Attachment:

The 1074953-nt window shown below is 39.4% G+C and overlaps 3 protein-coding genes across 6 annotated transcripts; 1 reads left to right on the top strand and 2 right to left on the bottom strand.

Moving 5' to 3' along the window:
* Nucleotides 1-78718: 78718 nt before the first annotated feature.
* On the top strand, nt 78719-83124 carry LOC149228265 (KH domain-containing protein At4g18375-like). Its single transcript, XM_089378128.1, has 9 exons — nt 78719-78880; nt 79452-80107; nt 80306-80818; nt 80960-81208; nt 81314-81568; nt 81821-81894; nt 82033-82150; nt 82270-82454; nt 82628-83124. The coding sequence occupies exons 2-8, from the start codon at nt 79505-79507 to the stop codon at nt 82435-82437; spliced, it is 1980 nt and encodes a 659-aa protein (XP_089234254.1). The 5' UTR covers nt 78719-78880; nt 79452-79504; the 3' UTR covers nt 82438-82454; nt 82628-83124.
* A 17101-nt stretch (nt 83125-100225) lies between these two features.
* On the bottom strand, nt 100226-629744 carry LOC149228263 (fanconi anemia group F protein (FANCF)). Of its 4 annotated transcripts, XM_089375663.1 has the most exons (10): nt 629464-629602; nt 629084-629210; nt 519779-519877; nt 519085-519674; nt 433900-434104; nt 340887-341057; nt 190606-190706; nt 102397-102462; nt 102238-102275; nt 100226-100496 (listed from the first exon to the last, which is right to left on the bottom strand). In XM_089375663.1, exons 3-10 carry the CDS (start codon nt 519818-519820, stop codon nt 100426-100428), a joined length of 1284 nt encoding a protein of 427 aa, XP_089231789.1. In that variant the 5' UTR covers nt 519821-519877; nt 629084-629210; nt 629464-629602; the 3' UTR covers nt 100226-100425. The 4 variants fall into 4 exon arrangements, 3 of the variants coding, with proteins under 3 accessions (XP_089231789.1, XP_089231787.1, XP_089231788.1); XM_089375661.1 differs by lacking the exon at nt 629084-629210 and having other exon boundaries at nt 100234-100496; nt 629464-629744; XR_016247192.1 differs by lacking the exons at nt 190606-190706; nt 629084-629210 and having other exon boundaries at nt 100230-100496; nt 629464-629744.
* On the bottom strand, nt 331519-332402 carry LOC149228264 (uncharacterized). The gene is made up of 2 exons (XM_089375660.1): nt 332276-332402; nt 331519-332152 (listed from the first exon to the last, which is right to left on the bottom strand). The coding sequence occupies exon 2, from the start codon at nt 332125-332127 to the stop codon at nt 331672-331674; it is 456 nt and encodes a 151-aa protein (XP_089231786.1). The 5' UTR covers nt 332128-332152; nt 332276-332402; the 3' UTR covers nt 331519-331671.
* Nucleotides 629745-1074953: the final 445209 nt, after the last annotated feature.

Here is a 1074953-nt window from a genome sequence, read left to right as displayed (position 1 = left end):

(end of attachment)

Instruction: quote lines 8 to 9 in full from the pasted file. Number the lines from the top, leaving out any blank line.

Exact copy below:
* Nucleotides 629745-1074953: the final 445209 nt, after the last annotated feature.

Here is a 1074953-nt window from a genome sequence, read left to right as displayed (position 1 = left end):